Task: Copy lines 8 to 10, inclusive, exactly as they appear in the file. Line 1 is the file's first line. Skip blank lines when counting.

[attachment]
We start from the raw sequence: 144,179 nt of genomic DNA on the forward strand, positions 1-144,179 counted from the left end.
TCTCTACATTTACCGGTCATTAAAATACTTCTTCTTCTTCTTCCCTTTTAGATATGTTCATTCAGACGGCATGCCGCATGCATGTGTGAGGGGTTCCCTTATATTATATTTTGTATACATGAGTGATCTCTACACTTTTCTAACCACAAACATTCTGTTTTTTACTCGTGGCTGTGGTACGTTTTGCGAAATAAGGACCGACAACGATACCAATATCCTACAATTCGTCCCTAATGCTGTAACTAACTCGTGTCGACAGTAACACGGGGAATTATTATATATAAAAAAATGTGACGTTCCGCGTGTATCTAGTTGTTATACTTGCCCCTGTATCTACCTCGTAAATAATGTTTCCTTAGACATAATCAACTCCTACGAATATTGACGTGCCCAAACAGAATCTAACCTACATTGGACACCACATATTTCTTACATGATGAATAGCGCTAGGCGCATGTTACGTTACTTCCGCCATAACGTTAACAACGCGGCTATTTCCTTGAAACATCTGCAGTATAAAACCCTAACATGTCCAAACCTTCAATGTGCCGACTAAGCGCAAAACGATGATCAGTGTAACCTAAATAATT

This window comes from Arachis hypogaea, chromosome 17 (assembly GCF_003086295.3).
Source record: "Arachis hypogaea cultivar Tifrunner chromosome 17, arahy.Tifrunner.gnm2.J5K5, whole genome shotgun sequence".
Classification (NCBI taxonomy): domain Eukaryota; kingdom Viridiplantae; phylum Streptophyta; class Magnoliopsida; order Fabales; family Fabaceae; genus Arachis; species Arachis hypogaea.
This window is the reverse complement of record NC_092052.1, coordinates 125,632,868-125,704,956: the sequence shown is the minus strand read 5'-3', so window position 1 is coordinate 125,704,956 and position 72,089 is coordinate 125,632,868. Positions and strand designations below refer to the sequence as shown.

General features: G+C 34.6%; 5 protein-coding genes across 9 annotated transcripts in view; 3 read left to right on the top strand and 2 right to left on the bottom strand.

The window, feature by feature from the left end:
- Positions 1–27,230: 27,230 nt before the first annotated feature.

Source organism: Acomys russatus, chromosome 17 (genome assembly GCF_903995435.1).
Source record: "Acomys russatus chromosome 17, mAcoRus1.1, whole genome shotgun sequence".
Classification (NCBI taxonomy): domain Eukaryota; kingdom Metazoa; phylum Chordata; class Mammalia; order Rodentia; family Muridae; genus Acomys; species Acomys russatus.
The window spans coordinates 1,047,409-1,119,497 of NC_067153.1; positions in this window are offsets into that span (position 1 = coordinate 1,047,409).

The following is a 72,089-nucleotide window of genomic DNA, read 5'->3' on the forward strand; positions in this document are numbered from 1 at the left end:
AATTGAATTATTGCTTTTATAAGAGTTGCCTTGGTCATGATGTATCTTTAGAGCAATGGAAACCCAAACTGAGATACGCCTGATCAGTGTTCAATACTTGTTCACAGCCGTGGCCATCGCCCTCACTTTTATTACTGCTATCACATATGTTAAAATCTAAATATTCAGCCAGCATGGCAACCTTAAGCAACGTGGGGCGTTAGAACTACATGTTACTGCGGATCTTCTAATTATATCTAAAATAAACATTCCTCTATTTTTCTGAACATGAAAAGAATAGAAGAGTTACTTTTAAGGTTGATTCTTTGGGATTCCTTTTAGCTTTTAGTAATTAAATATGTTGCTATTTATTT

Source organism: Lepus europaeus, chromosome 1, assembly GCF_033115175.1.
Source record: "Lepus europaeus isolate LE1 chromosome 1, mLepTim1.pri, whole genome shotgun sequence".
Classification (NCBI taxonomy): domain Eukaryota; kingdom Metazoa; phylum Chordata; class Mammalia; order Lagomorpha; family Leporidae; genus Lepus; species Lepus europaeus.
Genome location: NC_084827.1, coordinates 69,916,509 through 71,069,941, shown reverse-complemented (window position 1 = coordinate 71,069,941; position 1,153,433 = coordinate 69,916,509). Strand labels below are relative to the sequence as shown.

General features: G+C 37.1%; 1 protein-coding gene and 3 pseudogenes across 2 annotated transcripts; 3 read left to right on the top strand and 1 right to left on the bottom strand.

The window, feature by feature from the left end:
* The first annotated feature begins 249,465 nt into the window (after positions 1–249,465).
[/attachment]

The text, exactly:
The window, feature by feature from the left end:
- Positions 1–27,230: 27,230 nt before the first annotated feature.

Source organism: Acomys russatus, chromosome 17 (genome assembly GCF_903995435.1).